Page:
Success: USDA Drops Deadly Plan to Speed Up Chicken Processing

Chicken Processing

Target: Tom Vilsack, Secretary of Agriculture

Goal: Celebrate the USDA’s decision to drop a proposal that would have increased the number of chickens boiled alive.

After a shocking proposal to increase the speed of chicken processing lines, the USDA came under intense pressure from organizations and citizens opposed to the plan. Many chickens are boiled alive each year because line workers, struggling to keep up with the pace of processing machinery, are unable to slit their throats prior to boiling. The USDA’s proposal would have further sped up chicken processing, leading to an increased number of chickens being boiled alive, as well as other adverse effects on workers and food quality. Understandably, the community found this proposal unacceptable and raised its voice in protest.

In addition to animal rights groups, civil rights groups such as the NAACP became involved, as the increased speeds would lead to unfair work conditions, and the majority of line workers are African American and Latino. Food safety groups argued that increased line speeds could lead to potentially disastrous mistakes, such as increased instances of fecal matter and disease in processed meat. Many citizen petitions, including one from ForceChange, also made the rounds, adding community voices to the outcry.

After receiving torrents of input from these and other groups, the USDA completely dropped the proposal to increase line speeds. Celebrate successful community and organizational action against government policies that would increase the already devastating amount of animal cruelty endured to serve America’s food industry, and praise the USDA for listening to the outcry and dropping the proposal. Though a small step, may it lead the USDA toward broader assessment of and action against cruelty in the meat processing industry.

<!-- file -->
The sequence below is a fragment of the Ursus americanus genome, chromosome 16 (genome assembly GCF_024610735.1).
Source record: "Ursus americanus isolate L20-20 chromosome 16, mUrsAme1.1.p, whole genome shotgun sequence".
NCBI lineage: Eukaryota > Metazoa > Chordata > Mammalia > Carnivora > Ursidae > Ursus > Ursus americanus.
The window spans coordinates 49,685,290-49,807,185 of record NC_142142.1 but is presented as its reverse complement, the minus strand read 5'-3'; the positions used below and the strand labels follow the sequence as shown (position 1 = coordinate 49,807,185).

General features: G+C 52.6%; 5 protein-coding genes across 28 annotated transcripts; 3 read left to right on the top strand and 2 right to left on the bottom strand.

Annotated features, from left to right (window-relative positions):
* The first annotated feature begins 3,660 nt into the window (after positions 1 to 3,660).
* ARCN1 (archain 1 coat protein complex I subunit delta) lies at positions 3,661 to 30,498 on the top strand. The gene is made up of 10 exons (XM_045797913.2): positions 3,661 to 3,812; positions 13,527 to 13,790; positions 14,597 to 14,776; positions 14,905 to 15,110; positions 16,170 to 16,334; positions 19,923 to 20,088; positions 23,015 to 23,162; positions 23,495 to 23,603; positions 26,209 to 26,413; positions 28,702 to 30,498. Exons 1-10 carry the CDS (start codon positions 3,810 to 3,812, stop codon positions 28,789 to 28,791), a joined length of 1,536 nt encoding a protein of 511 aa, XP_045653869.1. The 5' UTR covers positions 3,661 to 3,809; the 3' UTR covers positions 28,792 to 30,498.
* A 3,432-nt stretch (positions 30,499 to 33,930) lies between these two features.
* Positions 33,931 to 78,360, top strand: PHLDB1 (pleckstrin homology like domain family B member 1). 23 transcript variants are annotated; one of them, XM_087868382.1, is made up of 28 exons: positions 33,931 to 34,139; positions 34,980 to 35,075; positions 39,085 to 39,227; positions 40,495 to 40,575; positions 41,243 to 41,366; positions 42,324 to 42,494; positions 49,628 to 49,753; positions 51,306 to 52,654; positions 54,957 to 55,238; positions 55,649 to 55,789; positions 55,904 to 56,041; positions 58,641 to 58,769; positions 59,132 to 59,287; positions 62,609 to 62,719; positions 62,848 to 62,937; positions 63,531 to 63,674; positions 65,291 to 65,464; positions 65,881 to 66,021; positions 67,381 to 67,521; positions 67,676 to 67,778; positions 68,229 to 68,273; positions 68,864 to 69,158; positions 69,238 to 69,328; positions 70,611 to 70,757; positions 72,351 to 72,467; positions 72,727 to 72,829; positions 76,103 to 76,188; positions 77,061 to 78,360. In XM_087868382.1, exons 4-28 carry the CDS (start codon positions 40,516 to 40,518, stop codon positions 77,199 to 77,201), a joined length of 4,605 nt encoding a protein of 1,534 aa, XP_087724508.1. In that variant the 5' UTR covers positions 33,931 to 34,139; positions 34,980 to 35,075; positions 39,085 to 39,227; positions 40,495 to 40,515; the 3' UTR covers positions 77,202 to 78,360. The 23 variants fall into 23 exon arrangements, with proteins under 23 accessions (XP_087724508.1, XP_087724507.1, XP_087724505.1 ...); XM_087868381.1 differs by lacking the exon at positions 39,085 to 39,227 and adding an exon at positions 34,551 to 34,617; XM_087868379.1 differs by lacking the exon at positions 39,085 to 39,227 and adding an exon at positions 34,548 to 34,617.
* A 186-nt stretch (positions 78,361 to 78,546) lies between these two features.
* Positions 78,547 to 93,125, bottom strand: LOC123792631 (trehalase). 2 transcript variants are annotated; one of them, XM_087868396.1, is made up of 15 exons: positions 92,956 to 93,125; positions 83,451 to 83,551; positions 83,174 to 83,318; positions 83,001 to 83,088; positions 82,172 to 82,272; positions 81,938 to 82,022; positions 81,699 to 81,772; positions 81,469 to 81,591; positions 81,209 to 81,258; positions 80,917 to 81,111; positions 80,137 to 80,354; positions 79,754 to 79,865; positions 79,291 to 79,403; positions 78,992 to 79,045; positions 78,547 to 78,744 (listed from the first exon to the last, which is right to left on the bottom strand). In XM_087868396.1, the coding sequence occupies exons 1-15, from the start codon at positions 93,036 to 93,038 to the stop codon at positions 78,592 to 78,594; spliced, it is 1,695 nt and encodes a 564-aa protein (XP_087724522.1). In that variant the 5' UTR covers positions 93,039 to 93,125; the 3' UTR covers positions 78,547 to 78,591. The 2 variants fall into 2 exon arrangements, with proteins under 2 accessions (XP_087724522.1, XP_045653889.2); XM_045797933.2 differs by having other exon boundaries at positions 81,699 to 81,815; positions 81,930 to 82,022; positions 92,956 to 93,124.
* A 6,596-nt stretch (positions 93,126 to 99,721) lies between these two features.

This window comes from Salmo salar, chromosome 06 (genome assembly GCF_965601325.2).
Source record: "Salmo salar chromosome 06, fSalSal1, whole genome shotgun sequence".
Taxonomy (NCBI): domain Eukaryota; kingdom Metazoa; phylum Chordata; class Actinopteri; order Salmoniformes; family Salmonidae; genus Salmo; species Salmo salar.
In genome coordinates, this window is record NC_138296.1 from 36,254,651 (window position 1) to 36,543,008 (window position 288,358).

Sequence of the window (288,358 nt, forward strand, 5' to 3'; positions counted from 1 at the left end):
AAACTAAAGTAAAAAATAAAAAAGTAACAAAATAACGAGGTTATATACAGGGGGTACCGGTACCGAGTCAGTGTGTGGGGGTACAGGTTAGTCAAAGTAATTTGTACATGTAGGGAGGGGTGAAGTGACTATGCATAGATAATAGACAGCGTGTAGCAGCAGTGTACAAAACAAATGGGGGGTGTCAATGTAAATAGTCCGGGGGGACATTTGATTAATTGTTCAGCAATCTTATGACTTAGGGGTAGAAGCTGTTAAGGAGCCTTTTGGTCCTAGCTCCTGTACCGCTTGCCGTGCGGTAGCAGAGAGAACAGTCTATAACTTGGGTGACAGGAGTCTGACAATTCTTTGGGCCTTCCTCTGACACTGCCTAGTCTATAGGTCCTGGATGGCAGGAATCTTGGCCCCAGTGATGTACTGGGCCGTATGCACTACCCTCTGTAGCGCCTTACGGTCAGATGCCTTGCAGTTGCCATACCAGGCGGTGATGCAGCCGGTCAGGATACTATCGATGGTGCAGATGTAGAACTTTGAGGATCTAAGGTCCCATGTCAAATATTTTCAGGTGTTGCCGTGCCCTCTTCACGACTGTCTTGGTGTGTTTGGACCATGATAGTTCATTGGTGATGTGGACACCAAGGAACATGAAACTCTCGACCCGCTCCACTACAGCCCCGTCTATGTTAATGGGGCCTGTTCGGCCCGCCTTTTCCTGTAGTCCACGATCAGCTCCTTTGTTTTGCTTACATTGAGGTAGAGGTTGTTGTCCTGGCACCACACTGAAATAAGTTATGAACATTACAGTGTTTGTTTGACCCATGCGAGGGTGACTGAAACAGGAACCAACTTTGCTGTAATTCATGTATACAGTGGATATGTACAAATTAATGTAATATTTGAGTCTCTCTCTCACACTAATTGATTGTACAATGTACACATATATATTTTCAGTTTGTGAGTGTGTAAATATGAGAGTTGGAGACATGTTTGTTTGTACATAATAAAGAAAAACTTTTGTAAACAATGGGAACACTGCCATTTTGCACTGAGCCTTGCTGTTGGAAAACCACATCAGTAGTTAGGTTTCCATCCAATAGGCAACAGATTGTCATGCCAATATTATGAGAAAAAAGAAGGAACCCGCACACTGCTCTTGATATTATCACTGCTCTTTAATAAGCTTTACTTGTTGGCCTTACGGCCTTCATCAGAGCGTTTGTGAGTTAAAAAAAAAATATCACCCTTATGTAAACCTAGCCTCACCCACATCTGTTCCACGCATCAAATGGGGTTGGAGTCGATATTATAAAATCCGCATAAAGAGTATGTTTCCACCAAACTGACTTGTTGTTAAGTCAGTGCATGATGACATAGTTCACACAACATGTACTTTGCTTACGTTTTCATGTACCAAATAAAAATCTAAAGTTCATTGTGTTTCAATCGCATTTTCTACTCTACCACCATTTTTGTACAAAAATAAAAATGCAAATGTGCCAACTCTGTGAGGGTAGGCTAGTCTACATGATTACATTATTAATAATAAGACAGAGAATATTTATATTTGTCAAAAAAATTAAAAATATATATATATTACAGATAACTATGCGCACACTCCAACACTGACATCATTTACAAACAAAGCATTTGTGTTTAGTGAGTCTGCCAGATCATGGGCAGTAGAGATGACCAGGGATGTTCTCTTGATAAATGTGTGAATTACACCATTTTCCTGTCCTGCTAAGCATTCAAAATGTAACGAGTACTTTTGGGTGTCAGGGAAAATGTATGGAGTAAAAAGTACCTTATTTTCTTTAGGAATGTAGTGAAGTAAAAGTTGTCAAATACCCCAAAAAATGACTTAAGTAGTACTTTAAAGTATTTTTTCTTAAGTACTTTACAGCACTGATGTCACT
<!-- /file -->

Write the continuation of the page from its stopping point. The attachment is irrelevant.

Dear Secretary Vilsack,

Following the proposal to increase line processing speeds in chicken processing plants, you heard from many voices. Civil rights groups, animal rights organizations, food safety groups, and citizens spoke out against this proposal, voicing legitimate concerns that enacting the proposal would lead to negative effects. We thank you for hearing these voices and dropping the plan.

Though a small step in the right direction, the halting of an action that would exponentially increase cruelty to animals is nonetheless to be commended. We, the undersigned, thank you for putting a stop to this deadly plan, and express our hope that a broad assessment of the meat industry’s cruelty to animals and unfair treatment of its workers is forthcoming.


[Your Name Here]

Photo credit: USDA

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  1. Kae Blecha, OTR says:

    The USDA only does its job when the public outcry is deafening. Why speed up the line in the first place? Dumb idea when more and more people are becoming vegetarian.

  2. Kathy Khoshfahm says:

    Tom – While I feel that the USDA’s decision not to speed up chicken processing lines was the right one, the reason for which the decision was made was not. The suffering of animals on today’s factory farms is almost beyond belief, and this should have been the basis for your decision, rather than potential increased instances of fecal matter and disease in processed meat. Today more than ever, the USDA has allowed the almighty dollar to dictate policies and procedures that are detrimental to the animals whose welfare you were hired to protect…

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